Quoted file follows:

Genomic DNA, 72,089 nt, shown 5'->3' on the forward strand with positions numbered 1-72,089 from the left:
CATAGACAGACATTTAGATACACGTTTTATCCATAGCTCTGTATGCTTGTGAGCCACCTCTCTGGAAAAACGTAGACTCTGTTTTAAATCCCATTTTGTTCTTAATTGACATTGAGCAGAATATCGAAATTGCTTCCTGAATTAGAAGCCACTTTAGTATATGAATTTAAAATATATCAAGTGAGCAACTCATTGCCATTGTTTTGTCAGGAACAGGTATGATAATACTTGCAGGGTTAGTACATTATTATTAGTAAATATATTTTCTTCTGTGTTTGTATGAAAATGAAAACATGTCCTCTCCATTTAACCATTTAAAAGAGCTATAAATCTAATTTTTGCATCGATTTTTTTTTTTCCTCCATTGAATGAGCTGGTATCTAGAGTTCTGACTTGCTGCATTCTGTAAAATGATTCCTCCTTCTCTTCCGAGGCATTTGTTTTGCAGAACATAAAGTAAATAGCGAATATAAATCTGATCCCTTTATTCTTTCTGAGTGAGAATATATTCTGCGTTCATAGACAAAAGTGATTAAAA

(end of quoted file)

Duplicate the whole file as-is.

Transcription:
Genomic DNA, 72,089 nt, shown 5'->3' on the forward strand with positions numbered 1-72,089 from the left:
CATAGACAGACATTTAGATACACGTTTTATCCATAGCTCTGTATGCTTGTGAGCCACCTCTCTGGAAAAACGTAGACTCTGTTTTAAATCCCATTTTGTTCTTAATTGACATTGAGCAGAATATCGAAATTGCTTCCTGAATTAGAAGCCACTTTAGTATATGAATTTAAAATATATCAAGTGAGCAACTCATTGCCATTGTTTTGTCAGGAACAGGTATGATAATACTTGCAGGGTTAGTACATTATTATTAGTAAATATATTTTCTTCTGTGTTTGTATGAAAATGAAAACATGTCCTCTCCATTTAACCATTTAAAAGAGCTATAAATCTAATTTTTGCATCGATTTTTTTTTTTCCTCCATTGAATGAGCTGGTATCTAGAGTTCTGACTTGCTGCATTCTGTAAAATGATTCCTCCTTCTCTTCCGAGGCATTTGTTTTGCAGAACATAAAGTAAATAGCGAATATAAATCTGATCCCTTTATTCTTTCTGAGTGAGAATATATTCTGCGTTCATAGACAAAAGTGATTAAAA